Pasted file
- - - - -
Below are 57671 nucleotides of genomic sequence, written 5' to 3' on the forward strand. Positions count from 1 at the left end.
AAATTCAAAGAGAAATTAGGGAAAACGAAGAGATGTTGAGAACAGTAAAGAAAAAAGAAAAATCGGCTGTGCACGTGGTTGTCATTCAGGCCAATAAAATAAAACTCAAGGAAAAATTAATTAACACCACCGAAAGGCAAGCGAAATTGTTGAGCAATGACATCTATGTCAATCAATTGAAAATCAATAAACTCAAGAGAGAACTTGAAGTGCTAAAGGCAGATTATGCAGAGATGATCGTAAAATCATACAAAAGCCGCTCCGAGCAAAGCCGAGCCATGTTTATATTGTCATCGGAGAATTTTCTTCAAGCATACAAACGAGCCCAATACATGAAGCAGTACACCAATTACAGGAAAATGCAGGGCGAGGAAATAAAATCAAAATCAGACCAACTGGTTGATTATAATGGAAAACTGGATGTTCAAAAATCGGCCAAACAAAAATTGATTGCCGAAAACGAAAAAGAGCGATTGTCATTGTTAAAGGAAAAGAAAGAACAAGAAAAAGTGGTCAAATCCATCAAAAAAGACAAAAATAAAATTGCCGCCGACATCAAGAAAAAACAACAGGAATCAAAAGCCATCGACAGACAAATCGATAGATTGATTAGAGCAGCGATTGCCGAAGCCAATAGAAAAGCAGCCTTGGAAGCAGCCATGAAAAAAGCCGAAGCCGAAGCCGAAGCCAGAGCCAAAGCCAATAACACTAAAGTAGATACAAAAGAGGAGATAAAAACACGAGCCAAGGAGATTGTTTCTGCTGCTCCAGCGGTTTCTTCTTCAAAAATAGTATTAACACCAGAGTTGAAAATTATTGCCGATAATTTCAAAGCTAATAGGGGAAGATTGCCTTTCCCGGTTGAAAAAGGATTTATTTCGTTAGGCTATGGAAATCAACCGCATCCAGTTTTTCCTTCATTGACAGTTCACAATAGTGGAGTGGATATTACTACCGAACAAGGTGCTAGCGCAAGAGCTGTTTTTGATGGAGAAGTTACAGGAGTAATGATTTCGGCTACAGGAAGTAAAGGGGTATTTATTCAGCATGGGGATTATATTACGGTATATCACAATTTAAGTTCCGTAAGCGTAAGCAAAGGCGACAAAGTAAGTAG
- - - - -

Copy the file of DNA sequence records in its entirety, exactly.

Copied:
Below are 57671 nucleotides of genomic sequence, written 5' to 3' on the forward strand. Positions count from 1 at the left end.
AAATTCAAAGAGAAATTAGGGAAAACGAAGAGATGTTGAGAACAGTAAAGAAAAAAGAAAAATCGGCTGTGCACGTGGTTGTCATTCAGGCCAATAAAATAAAACTCAAGGAAAAATTAATTAACACCACCGAAAGGCAAGCGAAATTGTTGAGCAATGACATCTATGTCAATCAATTGAAAATCAATAAACTCAAGAGAGAACTTGAAGTGCTAAAGGCAGATTATGCAGAGATGATCGTAAAATCATACAAAAGCCGCTCCGAGCAAAGCCGAGCCATGTTTATATTGTCATCGGAGAATTTTCTTCAAGCATACAAACGAGCCCAATACATGAAGCAGTACACCAATTACAGGAAAATGCAGGGCGAGGAAATAAAATCAAAATCAGACCAACTGGTTGATTATAATGGAAAACTGGATGTTCAAAAATCGGCCAAACAAAAATTGATTGCCGAAAACGAAAAAGAGCGATTGTCATTGTTAAAGGAAAAGAAAGAACAAGAAAAAGTGGTCAAATCCATCAAAAAAGACAAAAATAAAATTGCCGCCGACATCAAGAAAAAACAACAGGAATCAAAAGCCATCGACAGACAAATCGATAGATTGATTAGAGCAGCGATTGCCGAAGCCAATAGAAAAGCAGCCTTGGAAGCAGCCATGAAAAAAGCCGAAGCCGAAGCCGAAGCCAGAGCCAAAGCCAATAACACTAAAGTAGATACAAAAGAGGAGATAAAAACACGAGCCAAGGAGATTGTTTCTGCTGCTCCAGCGGTTTCTTCTTCAAAAATAGTATTAACACCAGAGTTGAAAATTATTGCCGATAATTTCAAAGCTAATAGGGGAAGATTGCCTTTCCCGGTTGAAAAAGGATTTATTTCGTTAGGCTATGGAAATCAACCGCATCCAGTTTTTCCTTCATTGACAGTTCACAATAGTGGAGTGGATATTACTACCGAACAAGGTGCTAGCGCAAGAGCTGTTTTTGATGGAGAAGTTACAGGAGTAATGATTTCGGCTACAGGAAGTAAAGGGGTATTTATTCAGCATGGGGATTATATTACGGTATATCACAATTTAAGTTCCGTAAGCGTAAGCAAAGGCGACAAAGTAAGTAG